Goldroom: Yep, “Cocaine Girl” and “Everybody’s Lonely,” that’s me. I don’t know if, “loved to sing” is the right word. I’ve always hated my voice, but I’ve been writing songs mostly as a singer-songwriter with an acoustic guitar for pretty much as long as I can remember. I started to incorporate my voice into my productions when I started Goldroom. It’s been a nice part of Goldroom that I’ve gained enough confidence in my voice that I can sing in front of a crowd and feel confident in that. I never felt I had a great voice. That was one of the reasons why I started to collaborate with so many other singers and songwriters at the beginning of Goldroom.
TYF: The lyrics in your music are usually a few statements, more like poetry rather than a full story. How do you choose lyrics to accompany each song?
Goldroom: With all the songs in the second half of the record, Surface, I was trying to reinterpret the Plunge songs. I wanted to take a lyric that might have just been a lyric from a verse and reinterpret it by casting a new light on it. I suppose it’s a form of songwriting, but that was a very different process. When I’m writing songs from my last record or the songs that became Plunge, I’ve never really been a narrative storyteller, although “Cocaine Girl” is a narrative. I like to think of songs as a sort of cinema, that I’m writing a soundtrack to something that’s happening in your life. I don’t want to say that I like my lyrics to be vague, but I like them to be universal so that somebody can take anything out of it. When I write songs, it’s almost always a very escapist thing for me. So I’m always imagining being somewhere else, the music taking me to somewhere nicer or calmer or better. I’m trying to paint that picture, so it’s often more about vibe and emotion, more than me trying to tell a story.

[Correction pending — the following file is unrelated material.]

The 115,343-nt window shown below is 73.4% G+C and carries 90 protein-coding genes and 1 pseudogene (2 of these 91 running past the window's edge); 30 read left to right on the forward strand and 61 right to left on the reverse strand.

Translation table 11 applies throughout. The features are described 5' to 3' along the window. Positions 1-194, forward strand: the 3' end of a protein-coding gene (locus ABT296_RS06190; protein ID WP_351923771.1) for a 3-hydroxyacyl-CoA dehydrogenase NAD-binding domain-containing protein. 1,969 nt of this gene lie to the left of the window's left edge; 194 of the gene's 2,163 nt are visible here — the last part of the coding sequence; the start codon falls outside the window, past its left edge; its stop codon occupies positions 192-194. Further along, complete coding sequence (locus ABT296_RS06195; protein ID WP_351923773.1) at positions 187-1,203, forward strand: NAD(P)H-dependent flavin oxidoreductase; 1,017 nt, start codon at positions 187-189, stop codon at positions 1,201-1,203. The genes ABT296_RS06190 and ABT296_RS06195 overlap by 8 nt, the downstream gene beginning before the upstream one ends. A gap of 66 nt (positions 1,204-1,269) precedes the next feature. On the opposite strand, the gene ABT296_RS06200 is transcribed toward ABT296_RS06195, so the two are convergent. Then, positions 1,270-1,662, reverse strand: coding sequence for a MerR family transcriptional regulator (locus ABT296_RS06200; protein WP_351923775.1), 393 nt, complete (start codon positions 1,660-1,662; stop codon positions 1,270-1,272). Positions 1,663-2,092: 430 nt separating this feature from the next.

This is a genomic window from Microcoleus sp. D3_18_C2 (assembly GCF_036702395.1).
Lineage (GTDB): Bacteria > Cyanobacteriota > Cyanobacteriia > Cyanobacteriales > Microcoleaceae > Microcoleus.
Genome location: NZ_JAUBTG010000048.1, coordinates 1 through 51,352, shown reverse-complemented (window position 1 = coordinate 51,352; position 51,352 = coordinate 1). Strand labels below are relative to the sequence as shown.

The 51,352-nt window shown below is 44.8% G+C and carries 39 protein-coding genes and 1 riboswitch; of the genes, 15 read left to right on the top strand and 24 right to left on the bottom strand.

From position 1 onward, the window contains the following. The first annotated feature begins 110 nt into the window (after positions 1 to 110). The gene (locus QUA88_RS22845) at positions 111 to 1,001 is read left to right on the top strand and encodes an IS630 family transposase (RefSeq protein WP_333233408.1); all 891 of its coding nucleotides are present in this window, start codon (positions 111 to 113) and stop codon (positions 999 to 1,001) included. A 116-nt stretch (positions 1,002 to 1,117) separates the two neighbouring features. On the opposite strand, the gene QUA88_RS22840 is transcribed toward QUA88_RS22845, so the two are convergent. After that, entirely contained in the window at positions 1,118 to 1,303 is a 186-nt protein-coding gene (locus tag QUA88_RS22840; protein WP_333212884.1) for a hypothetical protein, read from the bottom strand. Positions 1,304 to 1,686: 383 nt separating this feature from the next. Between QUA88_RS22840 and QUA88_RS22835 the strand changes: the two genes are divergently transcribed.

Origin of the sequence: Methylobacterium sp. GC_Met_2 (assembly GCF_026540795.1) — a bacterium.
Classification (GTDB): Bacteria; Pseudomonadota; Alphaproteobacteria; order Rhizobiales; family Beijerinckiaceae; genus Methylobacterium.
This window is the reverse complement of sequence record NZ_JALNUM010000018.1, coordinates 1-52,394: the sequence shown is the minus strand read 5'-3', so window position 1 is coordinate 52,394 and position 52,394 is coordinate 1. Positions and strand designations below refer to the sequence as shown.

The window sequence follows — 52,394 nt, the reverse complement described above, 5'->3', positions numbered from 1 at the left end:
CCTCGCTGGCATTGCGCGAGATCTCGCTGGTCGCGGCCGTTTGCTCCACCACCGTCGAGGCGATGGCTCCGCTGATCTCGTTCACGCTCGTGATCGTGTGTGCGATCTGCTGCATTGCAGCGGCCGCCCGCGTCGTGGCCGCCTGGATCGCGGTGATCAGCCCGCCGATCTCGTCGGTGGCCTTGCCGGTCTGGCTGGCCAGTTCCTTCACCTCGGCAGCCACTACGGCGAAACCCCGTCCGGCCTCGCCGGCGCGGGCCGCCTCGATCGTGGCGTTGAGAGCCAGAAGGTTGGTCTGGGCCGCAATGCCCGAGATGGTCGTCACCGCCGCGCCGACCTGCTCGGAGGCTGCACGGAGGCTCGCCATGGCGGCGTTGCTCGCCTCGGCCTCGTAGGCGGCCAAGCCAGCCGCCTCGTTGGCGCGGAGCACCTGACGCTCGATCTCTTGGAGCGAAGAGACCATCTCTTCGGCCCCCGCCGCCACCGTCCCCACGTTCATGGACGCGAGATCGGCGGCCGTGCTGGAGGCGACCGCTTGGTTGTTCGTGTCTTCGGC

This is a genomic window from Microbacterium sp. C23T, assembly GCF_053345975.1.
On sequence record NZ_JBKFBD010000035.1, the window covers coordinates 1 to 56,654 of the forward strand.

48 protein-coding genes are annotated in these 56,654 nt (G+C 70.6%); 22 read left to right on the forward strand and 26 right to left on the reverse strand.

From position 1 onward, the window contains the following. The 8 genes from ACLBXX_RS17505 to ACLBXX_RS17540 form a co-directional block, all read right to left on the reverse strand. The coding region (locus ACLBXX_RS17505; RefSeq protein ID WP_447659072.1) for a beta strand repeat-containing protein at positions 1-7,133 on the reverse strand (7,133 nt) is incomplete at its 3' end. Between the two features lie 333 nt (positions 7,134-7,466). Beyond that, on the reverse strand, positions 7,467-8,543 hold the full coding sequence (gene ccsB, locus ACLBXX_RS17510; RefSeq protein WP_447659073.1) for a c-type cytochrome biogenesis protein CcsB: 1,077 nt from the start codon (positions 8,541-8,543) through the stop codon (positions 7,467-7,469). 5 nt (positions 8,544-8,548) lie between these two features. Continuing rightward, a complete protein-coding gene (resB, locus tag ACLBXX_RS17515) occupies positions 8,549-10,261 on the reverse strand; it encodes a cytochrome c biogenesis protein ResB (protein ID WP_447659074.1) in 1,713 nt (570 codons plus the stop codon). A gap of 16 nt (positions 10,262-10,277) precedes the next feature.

TYF: What is the vibe like at your shows? EDM tends to be a little faster-paced, and your music is very soothing and relaxing, so I wonder how that meshes with the crowd?
Goldroom: I like to hope that I’m the breath of fresh air. I think there are people that are used to seeing bands that come and see us, and we have some peaks in our set that are probably a bit bigger than they’re used to seeing. And I think there are other people who go to see DJs all the time, and we have moments in our set when we’re doing acapella harmony. I like to think that we give a little something for everybody. For people seeing DJs all the time, I still want to have some big moments for everyone to jump around and have a good time, but at the same time, I want to highlight our musicality and hopefully provide a breath of fresh air. There are lots and lots and lots of DJs out there. You can go out and have a DJ play a whole bunch of house music for you every night. I like to try and do something a little different.
TYF: When planning for a show, in terms of equipment, what do you always bring to shows and what can you expect the venue to provide?
Goldroom: What a practical question. Interestingly on this run of shows, it varies incredibly differently. When we flew to the Pacific Northwest we basically brought all our instruments, but then through a friend of mine, we rented our amps and stands and stuff like that. On this run of shows in California, we have all of our own gear. We bring everything. When we’re flying to the East Coast we’ll bring just our instruments and then we are backlining some of our gear from the individual venues. So it really depends. We’re also playing the Dusk Music Festival on this run where pretty much everything is provided by the festival and we just show up.
TYF: How do you adjust the audio files that you bring to a performance? What adjustments are you making live on stage?
Goldroom: When we’re playing live, basically everything you are hearing we’re playing. We’re singing all the songs. I’m generally playing keys and guitar. In that sense, like any band, it’s a reinterpretation of the songs on the record. When I’m Djing, really the majority of my job is great song selection. Maybe a third of the songs are Goldroom songs and two-thirds are probably not. I’m trying to pick a great song selection for the people in the crowd. My job from there is to bridge those songs together and make the transitions beautiful and perfect. That requires some skill, but I think the true skill of a great DJ is picking great songs. Leading the listeners to a place that they didn’t even know that they wanted to go.